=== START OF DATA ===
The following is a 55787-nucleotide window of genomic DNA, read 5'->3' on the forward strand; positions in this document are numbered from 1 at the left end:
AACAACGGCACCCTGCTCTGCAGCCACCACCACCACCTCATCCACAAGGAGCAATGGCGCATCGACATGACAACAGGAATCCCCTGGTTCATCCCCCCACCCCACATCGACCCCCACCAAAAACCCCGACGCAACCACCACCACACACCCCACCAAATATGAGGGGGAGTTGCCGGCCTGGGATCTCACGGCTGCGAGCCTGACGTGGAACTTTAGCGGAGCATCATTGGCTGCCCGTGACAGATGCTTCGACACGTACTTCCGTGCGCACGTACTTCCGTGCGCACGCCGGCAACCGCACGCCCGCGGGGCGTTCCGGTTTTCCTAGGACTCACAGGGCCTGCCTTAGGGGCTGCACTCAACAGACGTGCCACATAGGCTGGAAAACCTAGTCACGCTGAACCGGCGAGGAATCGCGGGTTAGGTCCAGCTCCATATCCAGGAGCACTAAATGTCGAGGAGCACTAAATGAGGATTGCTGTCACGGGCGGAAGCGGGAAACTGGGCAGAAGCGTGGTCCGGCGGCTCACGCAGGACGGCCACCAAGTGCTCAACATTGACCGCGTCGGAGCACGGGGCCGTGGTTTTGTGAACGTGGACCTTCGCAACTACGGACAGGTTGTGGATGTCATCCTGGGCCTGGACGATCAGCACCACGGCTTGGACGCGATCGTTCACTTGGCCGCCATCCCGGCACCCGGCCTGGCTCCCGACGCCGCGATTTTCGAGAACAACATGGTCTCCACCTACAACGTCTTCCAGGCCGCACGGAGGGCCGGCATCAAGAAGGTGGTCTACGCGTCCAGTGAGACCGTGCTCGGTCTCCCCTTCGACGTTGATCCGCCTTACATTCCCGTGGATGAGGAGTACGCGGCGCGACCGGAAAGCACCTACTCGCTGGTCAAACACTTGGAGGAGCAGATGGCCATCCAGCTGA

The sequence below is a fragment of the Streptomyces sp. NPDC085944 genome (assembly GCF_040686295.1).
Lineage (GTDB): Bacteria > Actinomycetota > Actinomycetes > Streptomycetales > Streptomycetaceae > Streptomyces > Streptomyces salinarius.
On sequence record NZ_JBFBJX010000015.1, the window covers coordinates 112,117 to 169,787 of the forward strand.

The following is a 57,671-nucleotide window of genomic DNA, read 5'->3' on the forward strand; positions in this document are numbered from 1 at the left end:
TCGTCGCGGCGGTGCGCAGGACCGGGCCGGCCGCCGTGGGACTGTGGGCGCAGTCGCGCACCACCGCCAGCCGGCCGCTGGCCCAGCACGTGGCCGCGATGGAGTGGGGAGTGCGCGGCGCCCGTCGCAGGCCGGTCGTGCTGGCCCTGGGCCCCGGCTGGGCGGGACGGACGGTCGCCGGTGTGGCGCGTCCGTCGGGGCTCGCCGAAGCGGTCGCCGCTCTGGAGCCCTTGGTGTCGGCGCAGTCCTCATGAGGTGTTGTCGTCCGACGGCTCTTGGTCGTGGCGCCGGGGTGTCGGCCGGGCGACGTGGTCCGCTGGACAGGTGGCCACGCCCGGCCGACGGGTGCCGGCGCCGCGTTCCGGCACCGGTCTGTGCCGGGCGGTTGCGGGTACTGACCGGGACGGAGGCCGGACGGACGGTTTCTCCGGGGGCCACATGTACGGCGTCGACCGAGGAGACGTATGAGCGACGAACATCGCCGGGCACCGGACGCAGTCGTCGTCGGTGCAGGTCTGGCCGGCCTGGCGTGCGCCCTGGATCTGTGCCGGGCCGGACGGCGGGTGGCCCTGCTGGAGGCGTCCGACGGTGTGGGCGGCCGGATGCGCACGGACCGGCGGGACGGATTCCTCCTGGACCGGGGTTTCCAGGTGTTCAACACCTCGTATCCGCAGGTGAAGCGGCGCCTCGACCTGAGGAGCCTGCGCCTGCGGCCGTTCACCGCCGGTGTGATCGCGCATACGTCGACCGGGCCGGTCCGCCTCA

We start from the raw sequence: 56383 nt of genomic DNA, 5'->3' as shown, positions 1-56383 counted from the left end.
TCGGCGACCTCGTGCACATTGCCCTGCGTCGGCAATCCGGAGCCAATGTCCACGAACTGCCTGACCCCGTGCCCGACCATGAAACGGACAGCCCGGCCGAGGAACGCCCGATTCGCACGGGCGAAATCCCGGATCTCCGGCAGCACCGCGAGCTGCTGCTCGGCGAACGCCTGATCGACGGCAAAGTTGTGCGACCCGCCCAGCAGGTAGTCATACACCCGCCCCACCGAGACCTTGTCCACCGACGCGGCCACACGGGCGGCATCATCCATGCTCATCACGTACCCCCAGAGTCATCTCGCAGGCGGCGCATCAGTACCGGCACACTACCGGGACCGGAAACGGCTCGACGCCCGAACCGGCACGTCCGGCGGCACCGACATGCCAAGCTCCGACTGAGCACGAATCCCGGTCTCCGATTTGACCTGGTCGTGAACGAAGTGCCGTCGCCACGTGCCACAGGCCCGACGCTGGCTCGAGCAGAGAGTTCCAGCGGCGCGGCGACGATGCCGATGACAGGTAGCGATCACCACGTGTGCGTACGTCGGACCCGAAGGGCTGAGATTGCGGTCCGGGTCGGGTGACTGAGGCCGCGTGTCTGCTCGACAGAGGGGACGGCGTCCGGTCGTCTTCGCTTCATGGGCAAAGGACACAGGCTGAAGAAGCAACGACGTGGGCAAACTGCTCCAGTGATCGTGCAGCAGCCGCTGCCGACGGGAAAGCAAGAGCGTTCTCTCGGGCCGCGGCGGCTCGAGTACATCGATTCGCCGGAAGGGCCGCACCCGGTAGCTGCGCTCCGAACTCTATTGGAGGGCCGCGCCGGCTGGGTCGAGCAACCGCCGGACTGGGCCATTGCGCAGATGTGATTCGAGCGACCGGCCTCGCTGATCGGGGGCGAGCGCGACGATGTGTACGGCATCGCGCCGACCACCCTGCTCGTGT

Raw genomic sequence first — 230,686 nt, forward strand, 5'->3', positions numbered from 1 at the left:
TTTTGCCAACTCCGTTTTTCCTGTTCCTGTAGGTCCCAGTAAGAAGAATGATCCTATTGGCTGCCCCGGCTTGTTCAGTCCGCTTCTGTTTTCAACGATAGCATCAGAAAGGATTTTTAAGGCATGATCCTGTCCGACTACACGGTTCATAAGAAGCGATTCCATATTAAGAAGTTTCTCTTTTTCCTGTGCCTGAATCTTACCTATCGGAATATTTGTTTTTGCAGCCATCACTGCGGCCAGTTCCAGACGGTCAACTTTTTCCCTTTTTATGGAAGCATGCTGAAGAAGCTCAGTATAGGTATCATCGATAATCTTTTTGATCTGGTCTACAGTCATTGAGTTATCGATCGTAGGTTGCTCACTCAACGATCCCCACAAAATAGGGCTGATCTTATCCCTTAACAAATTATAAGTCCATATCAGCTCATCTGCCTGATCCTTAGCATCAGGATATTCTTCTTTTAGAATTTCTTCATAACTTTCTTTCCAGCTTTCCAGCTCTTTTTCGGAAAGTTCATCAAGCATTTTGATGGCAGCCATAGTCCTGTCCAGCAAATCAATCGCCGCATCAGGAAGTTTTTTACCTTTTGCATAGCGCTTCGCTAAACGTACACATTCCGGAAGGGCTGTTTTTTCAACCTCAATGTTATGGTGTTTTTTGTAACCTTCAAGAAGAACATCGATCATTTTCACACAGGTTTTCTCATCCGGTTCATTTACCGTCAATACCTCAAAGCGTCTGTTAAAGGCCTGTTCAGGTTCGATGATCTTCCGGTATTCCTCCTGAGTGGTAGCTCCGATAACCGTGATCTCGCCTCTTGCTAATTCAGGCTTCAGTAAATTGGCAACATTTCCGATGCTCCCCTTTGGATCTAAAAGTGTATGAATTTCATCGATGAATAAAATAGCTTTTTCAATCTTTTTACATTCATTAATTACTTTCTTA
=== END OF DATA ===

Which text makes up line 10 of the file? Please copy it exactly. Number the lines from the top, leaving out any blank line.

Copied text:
Raw genomic sequence first — 230,686 nt, forward strand, 5'->3', positions numbered from 1 at the left: